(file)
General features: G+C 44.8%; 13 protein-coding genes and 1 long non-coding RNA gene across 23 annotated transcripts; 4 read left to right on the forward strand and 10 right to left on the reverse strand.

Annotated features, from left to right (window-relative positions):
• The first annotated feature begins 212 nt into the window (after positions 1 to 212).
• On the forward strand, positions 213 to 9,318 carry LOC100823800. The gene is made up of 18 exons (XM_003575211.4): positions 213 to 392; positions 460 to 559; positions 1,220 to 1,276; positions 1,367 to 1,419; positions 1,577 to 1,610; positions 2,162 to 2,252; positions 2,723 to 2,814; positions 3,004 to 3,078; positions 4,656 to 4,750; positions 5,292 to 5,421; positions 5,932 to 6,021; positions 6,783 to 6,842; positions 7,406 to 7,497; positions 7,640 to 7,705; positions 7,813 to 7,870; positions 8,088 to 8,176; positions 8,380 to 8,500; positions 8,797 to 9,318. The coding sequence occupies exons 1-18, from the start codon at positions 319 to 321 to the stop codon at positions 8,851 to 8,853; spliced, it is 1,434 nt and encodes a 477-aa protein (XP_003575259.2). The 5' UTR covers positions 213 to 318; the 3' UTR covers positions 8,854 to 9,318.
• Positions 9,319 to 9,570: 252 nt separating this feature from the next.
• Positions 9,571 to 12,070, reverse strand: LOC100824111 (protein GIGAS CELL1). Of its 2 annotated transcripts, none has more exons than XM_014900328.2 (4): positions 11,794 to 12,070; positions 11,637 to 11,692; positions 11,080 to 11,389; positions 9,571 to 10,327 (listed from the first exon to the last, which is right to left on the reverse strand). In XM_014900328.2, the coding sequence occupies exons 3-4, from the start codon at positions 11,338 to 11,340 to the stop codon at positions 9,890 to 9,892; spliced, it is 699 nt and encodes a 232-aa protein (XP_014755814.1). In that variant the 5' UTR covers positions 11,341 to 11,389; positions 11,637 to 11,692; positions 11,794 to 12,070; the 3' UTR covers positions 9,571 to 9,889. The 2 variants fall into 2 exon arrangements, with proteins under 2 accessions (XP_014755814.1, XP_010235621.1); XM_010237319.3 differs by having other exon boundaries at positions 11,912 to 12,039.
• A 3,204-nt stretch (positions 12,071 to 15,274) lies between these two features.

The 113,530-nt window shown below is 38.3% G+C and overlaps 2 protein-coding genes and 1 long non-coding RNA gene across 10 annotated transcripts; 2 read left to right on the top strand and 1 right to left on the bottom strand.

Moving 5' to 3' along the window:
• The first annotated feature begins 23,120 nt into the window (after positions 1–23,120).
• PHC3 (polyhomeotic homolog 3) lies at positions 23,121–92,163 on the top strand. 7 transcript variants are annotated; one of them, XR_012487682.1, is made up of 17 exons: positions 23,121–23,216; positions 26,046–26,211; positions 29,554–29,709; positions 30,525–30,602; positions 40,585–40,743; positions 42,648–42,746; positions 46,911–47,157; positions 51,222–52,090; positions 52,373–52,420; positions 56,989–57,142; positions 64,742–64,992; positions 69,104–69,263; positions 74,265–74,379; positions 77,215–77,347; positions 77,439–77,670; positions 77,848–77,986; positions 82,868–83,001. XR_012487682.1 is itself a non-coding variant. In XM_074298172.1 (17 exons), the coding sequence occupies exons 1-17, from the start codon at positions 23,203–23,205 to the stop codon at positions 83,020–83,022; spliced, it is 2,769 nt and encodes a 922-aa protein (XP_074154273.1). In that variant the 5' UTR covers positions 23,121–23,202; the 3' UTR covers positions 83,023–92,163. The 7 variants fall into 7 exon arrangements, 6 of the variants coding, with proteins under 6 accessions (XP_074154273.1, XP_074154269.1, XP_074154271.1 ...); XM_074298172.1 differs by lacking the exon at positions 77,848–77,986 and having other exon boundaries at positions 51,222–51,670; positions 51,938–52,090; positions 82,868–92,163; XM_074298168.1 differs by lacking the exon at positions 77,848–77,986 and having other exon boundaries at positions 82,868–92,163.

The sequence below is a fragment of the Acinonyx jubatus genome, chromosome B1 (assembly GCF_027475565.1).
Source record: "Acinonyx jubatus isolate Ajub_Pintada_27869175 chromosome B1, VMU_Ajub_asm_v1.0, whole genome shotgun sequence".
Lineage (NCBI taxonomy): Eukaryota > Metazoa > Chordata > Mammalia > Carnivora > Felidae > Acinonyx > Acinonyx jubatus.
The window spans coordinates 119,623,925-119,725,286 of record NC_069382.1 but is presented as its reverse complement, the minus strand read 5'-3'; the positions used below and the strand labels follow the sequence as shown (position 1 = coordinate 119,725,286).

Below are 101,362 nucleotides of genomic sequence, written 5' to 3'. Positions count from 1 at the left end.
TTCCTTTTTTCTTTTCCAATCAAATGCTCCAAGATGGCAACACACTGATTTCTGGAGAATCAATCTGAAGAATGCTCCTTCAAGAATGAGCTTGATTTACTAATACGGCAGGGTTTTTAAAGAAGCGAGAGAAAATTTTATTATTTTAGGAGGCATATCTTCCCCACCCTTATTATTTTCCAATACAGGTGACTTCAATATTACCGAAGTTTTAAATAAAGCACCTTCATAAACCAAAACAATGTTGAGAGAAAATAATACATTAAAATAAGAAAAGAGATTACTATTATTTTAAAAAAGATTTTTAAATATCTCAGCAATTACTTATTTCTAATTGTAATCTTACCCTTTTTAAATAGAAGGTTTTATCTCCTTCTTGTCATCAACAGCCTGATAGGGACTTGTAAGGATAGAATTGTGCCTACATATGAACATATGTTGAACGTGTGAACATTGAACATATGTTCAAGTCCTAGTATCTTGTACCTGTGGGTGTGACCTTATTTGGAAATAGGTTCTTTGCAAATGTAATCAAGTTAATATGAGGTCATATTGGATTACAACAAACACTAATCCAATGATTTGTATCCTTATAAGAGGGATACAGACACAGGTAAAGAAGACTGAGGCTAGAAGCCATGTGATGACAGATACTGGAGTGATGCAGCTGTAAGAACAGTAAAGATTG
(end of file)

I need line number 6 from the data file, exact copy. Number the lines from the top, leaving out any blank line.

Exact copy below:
• Positions 9,571 to 12,070, reverse strand: LOC100824111 (protein GIGAS CELL1). Of its 2 annotated transcripts, none has more exons than XM_014900328.2 (4): positions 11,794 to 12,070; positions 11,637 to 11,692; positions 11,080 to 11,389; positions 9,571 to 10,327 (listed from the first exon to the last, which is right to left on the reverse strand). In XM_014900328.2, the coding sequence occupies exons 3-4, from the start codon at positions 11,338 to 11,340 to the stop codon at positions 9,890 to 9,892; spliced, it is 699 nt and encodes a 232-aa protein (XP_014755814.1). In that variant the 5' UTR covers positions 11,341 to 11,389; positions 11,637 to 11,692; positions 11,794 to 12,070; the 3' UTR covers positions 9,571 to 9,889. The 2 variants fall into 2 exon arrangements, with proteins under 2 accessions (XP_014755814.1, XP_010235621.1); XM_010237319.3 differs by having other exon boundaries at positions 11,912 to 12,039.